In two experiments spanning over twelve weeks, we took Hendon's paper into consideration while testing the industry recommendations for storage.

Our goal is to provide you with our best recommendations for coffee storage and enjoyment. 

Our Wholesale Manager, Matt Brown, comes with more than eight years of experience around this topic. He was involved in multiple storage studies commissioned by Seven Miles Coffee Roasters in Sydney, Australia between 2011 and 2019. The following is what he, along with resident Q grader and Director of Coffee David Wilson, did in their experiments. 

Experiment #1: Room Temp vs. Fridge & Freezer

In our first experiment, we wanted to test room temperature (ambient, approx. 68°F) storage vs. the fridge and freezer. We roasted our Naia Bombe Natural process Ethiopian coffee to our usual light/medium roast profile for drip. The coffee was put into Weber Workshops’ single dose bean cellars with one way valves, as soon as the coffee was cooled from the roaster. They rested at room temperature for seven days before being put into either the fridge, freezer or left out in a cool, dark and dry place. This was to replicate the process of purchasing a bag from one of our cafes. 

Three weeks later, we roasted the same coffee with the same roast curve before immediately storing in a bean cellar. We also repeated this at weeks four and five, in order to test if week old coffee was considerably different to coffee at four to six weeks old in their unique storage environments. 

We used our standard cupping practices to assess the coffee and conducted them blind to reduce bias. We tasted:

  • Coffee stored ambient for four, five and six weeks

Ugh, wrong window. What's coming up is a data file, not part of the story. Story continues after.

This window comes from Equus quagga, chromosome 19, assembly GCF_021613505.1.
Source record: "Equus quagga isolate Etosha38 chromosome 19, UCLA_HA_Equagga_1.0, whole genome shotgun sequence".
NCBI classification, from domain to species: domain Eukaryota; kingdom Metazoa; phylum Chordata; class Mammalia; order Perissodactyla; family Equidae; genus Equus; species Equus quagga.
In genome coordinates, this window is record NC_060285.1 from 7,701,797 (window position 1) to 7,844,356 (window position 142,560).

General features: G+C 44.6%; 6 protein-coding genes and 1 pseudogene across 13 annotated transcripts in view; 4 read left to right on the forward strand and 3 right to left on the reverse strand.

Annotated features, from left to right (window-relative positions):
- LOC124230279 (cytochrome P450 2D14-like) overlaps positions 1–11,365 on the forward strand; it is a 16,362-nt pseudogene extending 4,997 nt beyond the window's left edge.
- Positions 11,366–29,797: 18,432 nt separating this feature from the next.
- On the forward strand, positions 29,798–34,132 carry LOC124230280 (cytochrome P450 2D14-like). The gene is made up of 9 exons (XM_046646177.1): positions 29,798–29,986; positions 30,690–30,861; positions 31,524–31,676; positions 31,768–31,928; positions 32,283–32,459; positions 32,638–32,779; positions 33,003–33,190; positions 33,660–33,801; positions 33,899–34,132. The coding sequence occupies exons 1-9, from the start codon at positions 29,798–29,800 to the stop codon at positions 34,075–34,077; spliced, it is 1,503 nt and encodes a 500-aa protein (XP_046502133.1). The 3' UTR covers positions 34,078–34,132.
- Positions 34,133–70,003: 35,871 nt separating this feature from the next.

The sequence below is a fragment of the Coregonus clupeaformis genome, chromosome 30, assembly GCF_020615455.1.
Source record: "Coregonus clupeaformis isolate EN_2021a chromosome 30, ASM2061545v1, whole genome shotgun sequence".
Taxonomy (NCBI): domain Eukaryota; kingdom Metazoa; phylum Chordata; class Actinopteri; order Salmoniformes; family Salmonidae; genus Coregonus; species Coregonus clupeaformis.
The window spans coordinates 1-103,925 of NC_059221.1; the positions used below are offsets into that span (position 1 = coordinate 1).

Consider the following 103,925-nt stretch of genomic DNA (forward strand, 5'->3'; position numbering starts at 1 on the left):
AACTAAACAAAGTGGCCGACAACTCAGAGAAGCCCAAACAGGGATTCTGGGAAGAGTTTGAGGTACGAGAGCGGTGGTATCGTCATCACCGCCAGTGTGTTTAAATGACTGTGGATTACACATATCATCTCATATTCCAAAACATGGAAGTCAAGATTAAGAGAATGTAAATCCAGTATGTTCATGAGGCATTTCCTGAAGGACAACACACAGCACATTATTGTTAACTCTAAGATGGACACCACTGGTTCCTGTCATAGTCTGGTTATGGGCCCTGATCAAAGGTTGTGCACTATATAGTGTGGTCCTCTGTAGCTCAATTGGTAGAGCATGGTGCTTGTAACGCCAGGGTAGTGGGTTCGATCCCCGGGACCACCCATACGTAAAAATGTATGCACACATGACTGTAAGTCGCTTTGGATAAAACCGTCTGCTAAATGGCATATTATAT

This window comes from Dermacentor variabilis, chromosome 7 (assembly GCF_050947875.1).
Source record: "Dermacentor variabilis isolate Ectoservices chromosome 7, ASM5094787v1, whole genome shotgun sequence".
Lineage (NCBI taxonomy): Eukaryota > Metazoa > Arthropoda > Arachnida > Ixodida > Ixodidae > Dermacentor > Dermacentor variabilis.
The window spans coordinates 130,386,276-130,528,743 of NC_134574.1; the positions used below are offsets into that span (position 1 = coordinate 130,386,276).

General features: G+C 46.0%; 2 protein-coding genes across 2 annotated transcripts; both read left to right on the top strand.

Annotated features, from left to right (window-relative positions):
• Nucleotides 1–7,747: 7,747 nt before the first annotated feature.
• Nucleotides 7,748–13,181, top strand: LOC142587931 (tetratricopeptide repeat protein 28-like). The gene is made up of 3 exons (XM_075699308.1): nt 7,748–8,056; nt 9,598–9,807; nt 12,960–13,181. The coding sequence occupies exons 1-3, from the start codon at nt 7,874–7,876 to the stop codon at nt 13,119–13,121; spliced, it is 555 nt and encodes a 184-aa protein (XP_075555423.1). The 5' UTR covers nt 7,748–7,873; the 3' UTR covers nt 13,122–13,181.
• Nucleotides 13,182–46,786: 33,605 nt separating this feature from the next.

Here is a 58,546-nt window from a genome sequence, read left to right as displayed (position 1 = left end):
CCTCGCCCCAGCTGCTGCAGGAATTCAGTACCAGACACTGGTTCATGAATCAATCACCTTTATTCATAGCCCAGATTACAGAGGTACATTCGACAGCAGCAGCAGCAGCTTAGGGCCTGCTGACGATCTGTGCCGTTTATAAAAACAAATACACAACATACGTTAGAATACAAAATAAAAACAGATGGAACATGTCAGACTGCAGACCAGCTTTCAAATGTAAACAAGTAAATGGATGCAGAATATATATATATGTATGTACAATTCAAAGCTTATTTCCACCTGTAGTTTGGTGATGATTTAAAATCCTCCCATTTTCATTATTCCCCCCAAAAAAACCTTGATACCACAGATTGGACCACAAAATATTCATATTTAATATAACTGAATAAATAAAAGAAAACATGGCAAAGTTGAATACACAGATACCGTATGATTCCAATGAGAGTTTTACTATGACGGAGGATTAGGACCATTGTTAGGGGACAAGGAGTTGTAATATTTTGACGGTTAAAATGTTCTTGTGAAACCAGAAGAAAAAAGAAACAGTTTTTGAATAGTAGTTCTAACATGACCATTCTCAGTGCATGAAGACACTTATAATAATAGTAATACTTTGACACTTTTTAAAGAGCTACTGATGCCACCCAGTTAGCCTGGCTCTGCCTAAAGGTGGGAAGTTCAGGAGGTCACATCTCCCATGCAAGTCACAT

• Coffee stored ambient and roasted one week prior to weeks four, five and six
  • Coffee stored ambient for one week and stored in a commercial fridge for four, five and six weeks
  • Coffee stored ambient for one week and stored in a household freezer for four, five and six weeks

The fridge and freezer samples were ground cold, except for the week 4 freezer sample, which was brought to room temperature. Here are our results: 

Rating of coffee samples on a scale from 0 (poor) to 10 (highest quality) 

An interesting result occurred in week four vs the other weeks due to a mistake. Due to some bad timing, our freezer sample was brought to ambient temperature before grinding. This shows one result in favor of grinding coffee cold. 

The freezer samples for week five and six were noticeably the best, with the fridge at a close second. The week off roast was a close third – all delicious coffee. The only compromised product was the ambient storage. We weren’t happy with this product in any of our tests, confirming our recommendation to brew the coffee within one month from roast date if you’re storing it in a cool, dry and dark place. 

What we didn’t know from these results is if you opened a 12oz bag and put them back into the environment if the above was replicated. We also wanted to confirm our suspicion that bringing the coffee to ambient temperatures from the fridge and freezer were detrimental to the coffee. This led to our second test. 

Experiment #2: From Fridge and Freezer to Room Temp and Back Again